The Muslim world has lost one of its giants with the passing of Shaykh Shukri Al-Luhafi. Despite his stature, it is unlikely that anyone reading these words who is not from Syria has ever heard of Shaykh Shukri. Before I arrived in Syria, in 1994, to begin my studies there, I too did not know who he was.
Upon arriving in Damascus, Shaykh Shukri was one of the first scholars I met. Our most generous host, Abu Munir Sha’ar, had arranged callighaphy lessons with the Shaykh. A motley gang of Americans made our way through the streets of Damascus to the Shaykh’s apartment for an introduction. Upon arriving at the building housing the Shaykh’s home, we descended down a tight stairwell into a dimly lit, cramped basement apartment. This was the Shaykh’s humble abode.
Only Musa Furber proved to be a consistent student of the Shaykh. I had become involved with other pursuits, although I would visit from time to time. I would also see the Shaykh at every public dhikr and the accompanying lessons that I was able to attend. The Shaykh had a very distinct way of arriving at the various masjids where the Dhikrs would occur. Specifically, on a rugged, Chinese-made black bicycle. He usually had a couple of children on the crossbar and two or three more on the makeshift backseat.
As the attendees filtered into the venue, Shaykh Shukri, with the hint of a smile teasing his lips, would serve water. He was the waterman. This beautiful practice, like his home, like everything about him, spoke volumes about his humility. What exactly is humility? Some define it as assuming a station lower than that one could rightfully claim. By this definition, Shaykh Shukri was truly humble. Why? Because he could claim being a leading scholar in Damascus. He could claim that he was a renowned callighapher. He could claim being a master of the ten canonical readings of the Qur’an. We could add to the list of the things he could rightfully claim, however, he renounced all claims. He was the waterman.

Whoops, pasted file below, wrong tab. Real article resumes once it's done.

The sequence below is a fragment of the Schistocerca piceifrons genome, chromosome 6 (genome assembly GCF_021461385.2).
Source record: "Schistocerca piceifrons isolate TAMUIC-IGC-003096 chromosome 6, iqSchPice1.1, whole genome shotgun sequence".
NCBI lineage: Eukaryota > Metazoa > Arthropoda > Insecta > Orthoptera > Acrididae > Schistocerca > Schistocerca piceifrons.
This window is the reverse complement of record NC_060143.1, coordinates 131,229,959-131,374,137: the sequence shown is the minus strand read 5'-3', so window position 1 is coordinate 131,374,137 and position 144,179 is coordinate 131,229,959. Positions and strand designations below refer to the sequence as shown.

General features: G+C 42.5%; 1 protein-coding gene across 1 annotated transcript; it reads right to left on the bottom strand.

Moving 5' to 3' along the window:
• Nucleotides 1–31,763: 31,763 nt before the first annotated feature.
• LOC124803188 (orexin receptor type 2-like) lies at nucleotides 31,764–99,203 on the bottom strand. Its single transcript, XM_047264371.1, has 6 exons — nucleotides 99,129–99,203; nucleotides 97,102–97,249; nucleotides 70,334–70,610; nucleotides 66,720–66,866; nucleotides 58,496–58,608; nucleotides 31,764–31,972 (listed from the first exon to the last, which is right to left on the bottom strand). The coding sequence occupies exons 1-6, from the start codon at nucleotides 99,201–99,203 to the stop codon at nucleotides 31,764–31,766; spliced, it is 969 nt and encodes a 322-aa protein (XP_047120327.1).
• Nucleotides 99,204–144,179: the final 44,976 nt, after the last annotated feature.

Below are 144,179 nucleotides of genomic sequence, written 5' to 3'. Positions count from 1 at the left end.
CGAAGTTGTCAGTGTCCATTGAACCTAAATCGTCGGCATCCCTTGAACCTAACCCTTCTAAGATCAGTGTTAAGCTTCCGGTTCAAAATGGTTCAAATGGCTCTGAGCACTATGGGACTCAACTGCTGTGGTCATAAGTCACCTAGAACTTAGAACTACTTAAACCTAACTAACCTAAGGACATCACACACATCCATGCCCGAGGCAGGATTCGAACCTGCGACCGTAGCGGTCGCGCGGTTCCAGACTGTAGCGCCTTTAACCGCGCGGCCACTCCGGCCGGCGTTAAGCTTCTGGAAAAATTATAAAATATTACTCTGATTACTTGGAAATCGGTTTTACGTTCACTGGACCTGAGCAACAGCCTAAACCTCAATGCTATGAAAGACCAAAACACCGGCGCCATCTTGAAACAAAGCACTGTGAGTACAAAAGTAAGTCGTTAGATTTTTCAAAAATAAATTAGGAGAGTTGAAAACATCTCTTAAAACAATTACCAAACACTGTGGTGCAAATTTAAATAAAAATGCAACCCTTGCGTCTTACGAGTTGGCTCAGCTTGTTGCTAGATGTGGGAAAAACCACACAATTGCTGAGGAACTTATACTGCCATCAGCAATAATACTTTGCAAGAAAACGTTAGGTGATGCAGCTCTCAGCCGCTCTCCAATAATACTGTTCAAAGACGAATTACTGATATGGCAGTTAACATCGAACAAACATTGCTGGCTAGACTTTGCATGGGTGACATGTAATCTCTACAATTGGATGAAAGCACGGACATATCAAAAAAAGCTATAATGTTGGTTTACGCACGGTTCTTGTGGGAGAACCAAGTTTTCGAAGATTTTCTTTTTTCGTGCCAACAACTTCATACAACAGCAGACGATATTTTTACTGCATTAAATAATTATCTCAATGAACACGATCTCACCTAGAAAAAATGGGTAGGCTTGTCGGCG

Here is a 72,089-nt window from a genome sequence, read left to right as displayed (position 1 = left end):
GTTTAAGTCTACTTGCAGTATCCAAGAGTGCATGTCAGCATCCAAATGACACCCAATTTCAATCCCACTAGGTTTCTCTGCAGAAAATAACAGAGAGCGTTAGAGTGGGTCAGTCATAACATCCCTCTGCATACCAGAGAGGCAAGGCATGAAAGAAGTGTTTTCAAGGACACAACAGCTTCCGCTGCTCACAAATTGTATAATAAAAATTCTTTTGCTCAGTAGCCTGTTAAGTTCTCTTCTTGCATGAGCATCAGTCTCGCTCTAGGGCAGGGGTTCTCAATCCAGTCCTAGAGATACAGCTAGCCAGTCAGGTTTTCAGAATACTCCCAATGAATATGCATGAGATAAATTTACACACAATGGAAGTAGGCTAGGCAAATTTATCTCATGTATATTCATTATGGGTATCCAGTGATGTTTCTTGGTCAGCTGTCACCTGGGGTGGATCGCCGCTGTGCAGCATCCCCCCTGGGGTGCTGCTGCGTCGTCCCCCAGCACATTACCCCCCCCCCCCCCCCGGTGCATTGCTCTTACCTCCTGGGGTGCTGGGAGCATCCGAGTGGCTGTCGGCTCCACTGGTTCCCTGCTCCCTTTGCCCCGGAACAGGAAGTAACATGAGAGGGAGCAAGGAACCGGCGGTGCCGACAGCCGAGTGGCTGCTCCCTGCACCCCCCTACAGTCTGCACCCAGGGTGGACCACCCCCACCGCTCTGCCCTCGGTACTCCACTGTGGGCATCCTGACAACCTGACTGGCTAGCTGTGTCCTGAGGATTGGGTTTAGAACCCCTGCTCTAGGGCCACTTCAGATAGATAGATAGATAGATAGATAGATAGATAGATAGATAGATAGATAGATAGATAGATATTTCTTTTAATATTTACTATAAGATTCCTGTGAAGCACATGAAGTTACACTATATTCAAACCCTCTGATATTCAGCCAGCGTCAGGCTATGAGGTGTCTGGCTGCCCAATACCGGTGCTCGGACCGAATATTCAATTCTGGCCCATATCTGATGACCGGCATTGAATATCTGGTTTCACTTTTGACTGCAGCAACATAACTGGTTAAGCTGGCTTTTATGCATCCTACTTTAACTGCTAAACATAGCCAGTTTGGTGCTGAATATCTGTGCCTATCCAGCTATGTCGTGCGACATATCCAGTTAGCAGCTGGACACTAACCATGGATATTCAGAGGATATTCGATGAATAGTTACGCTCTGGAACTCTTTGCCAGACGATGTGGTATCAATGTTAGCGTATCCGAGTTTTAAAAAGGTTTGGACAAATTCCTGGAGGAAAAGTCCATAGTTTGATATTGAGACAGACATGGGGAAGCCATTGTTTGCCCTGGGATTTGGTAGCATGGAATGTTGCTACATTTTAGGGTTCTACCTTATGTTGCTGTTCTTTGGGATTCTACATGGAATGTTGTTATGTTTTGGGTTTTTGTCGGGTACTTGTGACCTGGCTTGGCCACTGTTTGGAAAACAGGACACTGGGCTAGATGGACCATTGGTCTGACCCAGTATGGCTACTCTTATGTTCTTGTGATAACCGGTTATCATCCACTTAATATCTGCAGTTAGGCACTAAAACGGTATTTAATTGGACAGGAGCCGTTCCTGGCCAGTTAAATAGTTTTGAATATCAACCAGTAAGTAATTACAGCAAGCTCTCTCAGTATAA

When the great master, Shaykh Abdur Rahman Shaghuri, became too ill to continue commenting on the various texts read at the public dhikrs, that task fell upon my teacher, Shaykh Mustafa Turmani. One day Shaykh Mustafa was unable to make it to the dhikr, and hence, the lesson. The attendees, knowing Shaykh Shukri’s scholarly attainment, asked him to comment on the text. The Shaykh read the text, verbatim, not adding a single word of his own commentary, and then quietly closed the book. His respectful reverence, despite his qualifications, would not allow him to speak in the place of Shaykh Mustafa.
Upon the passing of Shaykh Mustafa, the leadership of the Shadhuli Tariqa in Damascus was assumed by Shaykh Shukri. Now, at last, he spoke, and he guided the faithful with wisdom, courage and vision from that time until his demise.
I write these words with tears welling in my eyes as I remember this humble servant and as I reflect on how blessed I am to have had the honor of sitting in his home, eating his food, been served by his hand, listening to his silence, and benefiting from his state as well as his very parsimonious speech. May Allah grant him the highest ranks of Paradise and may He bless us to elevate ourselves to begin to carry even a small fraction of the load Shaykh Shukri has entrusted to us.
“There is no one who humbles himself for Allah’s sake, except Allah elevates him.” Prophetic Hadith.
This tribute was first published on Imam Zaid Shakir’s blog New Islamic Directions.